Anxiety in Picture Books –– How I Knew Scaredy Squirrel and I Were Soul-Mates
As a physician, I see patients with anxiety every day. Yes – every day, and most of the time I discuss stress, depression or a form of anxiety over 50% of my day in the office. The hardest part is when children are worried or anxious and parents feel helpless to make their “littles” feel better. A child usually does not come out and say – “I’m anxious mommy”, but may have social issues at school, recurrent headaches, tummy aches, diarrhea, withdraw from invitations with friends, or simply cry.
If a child has severe issues effecting sleep, appetite, or social interactions, it is important to involve your family physician and a counselor. But when symptoms are mild or while waiting to see a counselor – what is a parent/mom/teacher/grandma to do to help calm the nerves of a worried child?
Picture books can help!
Reading a book on a loved one’s lap is a source of comfort for a child and a “safe place” to relax and share feelings. Certain books can be used to help a child SEE him/herself on the page and help them to know that they are not alone in a sometimes scary world. I will give a couple examples of picture books that may help.
Scaredy Squirrel by Melanie Watt is my go-to picture book for anxiety in children. In the opening pages, Scaredy Squirrel insists that the reader uses anti-bacterial hand soap before reading his book. We get an introduction to the obsessive-compulsive tendencies of Scaredy Squirrel early on as we see him make lists of his daily routine and refuse to leave the safety of his tree for fear of the outside world. An anxious child may empathize with Scaredy Squirrel and recognize some of their own desire to stay in their safe environments next to their mom or at home rather than risk the “unknown.”
On Thursday at 9:37a.m, a killer bee appears and Scaredy Squirrel reaches for his emergency kit and falls out of the tree only to discover he is a FLYING SQUIRREL!
The picture book has a flap open up to show him flying free, alive and carefree. Scaredy Squirrel changes his daily routine to include a “jump into the unknown” every day.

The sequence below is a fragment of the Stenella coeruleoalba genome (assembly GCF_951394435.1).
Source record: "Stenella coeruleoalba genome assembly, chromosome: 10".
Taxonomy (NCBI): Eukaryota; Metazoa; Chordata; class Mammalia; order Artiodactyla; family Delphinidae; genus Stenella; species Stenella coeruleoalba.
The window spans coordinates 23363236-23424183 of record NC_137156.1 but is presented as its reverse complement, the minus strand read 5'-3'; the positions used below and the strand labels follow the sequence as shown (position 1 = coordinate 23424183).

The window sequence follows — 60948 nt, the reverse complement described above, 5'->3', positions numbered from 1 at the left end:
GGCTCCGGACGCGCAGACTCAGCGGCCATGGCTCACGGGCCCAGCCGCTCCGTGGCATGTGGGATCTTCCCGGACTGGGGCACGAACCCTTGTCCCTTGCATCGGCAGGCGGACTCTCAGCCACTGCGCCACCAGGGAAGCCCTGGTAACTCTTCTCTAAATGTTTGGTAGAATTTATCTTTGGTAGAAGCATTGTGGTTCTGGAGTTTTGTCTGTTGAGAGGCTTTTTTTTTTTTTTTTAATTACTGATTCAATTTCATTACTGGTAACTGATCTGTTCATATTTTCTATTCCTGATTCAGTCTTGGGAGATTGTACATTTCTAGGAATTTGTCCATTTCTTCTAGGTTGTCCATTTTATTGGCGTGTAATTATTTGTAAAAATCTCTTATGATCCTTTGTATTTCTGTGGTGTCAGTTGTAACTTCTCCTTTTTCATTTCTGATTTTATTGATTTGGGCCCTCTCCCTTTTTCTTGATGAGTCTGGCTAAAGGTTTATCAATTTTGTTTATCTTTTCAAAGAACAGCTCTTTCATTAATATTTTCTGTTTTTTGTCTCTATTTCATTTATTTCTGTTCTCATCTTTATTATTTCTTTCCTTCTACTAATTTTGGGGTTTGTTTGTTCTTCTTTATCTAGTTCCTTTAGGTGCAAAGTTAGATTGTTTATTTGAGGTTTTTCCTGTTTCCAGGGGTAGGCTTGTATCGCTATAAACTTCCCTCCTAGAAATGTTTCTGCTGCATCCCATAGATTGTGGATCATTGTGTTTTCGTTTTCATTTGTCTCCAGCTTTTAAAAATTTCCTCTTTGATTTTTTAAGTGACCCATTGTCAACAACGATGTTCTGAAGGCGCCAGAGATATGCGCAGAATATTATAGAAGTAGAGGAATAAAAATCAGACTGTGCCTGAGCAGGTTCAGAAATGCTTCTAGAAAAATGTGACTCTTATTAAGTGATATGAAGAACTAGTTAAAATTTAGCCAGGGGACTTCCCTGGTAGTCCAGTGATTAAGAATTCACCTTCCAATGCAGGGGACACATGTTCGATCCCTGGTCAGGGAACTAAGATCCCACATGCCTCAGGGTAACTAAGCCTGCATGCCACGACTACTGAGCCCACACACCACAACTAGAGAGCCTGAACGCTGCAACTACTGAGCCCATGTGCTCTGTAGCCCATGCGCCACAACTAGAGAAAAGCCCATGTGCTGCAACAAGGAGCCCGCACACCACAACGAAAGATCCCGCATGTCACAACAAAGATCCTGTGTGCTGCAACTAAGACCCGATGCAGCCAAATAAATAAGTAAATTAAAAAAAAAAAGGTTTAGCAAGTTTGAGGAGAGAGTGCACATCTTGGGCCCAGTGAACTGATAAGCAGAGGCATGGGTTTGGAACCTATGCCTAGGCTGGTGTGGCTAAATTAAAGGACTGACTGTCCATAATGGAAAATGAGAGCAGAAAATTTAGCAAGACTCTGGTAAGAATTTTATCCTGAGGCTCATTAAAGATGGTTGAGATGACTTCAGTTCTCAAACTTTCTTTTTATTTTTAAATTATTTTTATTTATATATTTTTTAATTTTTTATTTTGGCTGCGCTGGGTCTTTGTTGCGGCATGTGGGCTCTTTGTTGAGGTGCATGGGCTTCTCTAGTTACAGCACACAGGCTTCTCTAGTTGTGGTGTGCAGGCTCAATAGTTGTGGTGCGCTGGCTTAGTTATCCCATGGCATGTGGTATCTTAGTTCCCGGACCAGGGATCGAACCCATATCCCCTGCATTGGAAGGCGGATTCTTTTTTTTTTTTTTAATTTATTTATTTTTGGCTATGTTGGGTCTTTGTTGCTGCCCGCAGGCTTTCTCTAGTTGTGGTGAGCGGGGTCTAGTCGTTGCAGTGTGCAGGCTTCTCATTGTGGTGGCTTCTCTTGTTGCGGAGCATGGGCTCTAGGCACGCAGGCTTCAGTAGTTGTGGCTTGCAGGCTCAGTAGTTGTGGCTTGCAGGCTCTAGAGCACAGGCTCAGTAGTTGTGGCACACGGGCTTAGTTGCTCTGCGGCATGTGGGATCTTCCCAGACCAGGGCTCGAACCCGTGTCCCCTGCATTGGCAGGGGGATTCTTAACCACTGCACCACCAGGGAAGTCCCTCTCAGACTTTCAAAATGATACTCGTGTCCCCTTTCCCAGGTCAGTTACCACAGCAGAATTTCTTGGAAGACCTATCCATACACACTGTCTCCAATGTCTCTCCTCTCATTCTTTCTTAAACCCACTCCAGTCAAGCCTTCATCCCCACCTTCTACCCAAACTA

Children reading about Scaredy Squirrel can see that even though Scaredy is still afraid and makes lists every day, he is taking a chance and trying something new. It is important the Scaredy made these changes himself. His mom or teacher didn’t force him to leave the tree, and he did it by his own agency. This sets a good example for children as they see a character succeed in overcoming their anxiety.
Another picture book I enjoy about anxiety is You’ve Got Dragons by Kathryn Cave. This book is an entire metaphor for anxiety. The author shows that many people have dragons (anxiety) at no fault of their own, but they can be battled. A young boy confronts his dragons in many ways and feels every physical emotion of anxiety. This book allows children to acknowledge that anxiety is not their fault, can be common, but can also be conquered!
Anxiety is frustrating, and more common that many people realize. I often tell patients that if I could get all my patients in the same room for one day, then they could see how many people share the same worry, frustrations, tears, and sleepless nights. It may help with understanding and acceptance. I also suffer from anxiety and have for many years. Finding outlets in my family, friends, reading, writing, music, exercise, and modern medicine is vital and appreciated. I KNOW that picture books can provide another simple outlet for children to understand and see themselves on the page.
I would love to come talk to a school classroom or for an in-service to educators or counselors on this extensive topic about using children’s literature to assist in anxiety. Contact me if interested.
Some excellent resources for bibliotherapy booklists grouped by specific topics such as anxiety, death, anger, fear, etc:
Some specific books I recommend:
Cave, Kathryn, You’ve Got Dragons. Atlanta, Peachtree, 2003.
Carlson, Nancy, There’s a Big Beautiful World Out There. New York, Viking, 2002.
Dannenberg, Julie, First Day Jitters. New York, Scholastic, 2000.
Gackenbach, Dick, Harry and the Terrible Whatzit. New York, Seabury Press, 1977.
Jenkins, Emily, The Fun Book of Scary Stuff. New York, Farrar Straus Giroux, 2015.
Koller, Jackie French, No Such Thing. New York, Scholastic, 1997.
Root, Phyllis, Oliver Finds His Way. Candlewick, 2002.